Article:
Hard to be cheery when you’re grieving. but what better way to heal, acting as if until you are.
The little girls of the family renting my late friend Mimi’s apartment, made me roses out of pink Kleenex, their stems with bobby pins.
We love you, we love Mimi, their card said, though they had never met her.
We bought balloons that Frank the super blew up we let go shouting, bye Mimi, have a nice trip. How she would have loved the innocence of these children, taught, this is the best way to say good-bye to a friend.
I read some Anne Lamott, always good for a giggle with a little gospel tossed in, a king size box of Oreos on my nightstand with a silo of milk to dunk them in.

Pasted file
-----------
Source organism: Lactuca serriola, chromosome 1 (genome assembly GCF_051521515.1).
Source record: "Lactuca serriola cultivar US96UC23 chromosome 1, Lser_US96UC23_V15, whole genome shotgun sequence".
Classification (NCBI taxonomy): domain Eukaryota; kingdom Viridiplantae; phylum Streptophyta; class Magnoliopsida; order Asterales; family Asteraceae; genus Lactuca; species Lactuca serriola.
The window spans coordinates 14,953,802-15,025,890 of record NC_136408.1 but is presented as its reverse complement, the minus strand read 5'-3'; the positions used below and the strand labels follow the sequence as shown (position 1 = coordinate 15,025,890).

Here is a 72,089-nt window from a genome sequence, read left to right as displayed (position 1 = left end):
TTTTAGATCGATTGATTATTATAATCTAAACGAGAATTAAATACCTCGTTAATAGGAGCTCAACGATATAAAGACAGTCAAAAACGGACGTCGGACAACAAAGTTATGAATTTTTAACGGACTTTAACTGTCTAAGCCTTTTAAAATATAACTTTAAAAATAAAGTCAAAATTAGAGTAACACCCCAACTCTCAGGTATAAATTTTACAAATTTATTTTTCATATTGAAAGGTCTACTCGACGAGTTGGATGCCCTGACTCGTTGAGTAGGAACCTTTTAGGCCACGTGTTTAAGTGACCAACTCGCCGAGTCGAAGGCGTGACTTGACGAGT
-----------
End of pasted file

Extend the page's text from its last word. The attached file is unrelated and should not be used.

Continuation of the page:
Simple pleasures, creature comforts, thoughts that warm will see us through.
We’re designed to recover, one off our best features, since when we least expect it, sadness recycles into a tender tap on the shoulder.
I’ll see a woman in a bright, snappy suit imagining Mimi tooling down the street, or hydrangeas, her favorite bloom, will appear, waving as they bounce by.
A robin will sunbathe on my window sill reminding me when Mimi fed a baby fallen from its nest with an eye dropper, while someone lets me go first in a check-out line teasing, is that all you’re having for dinner?
I’ll think, Mimi, is that you?
The goodness of our dearly departed lingers, as a lofty, lasting legacy.
You just need to be on the look-out is all.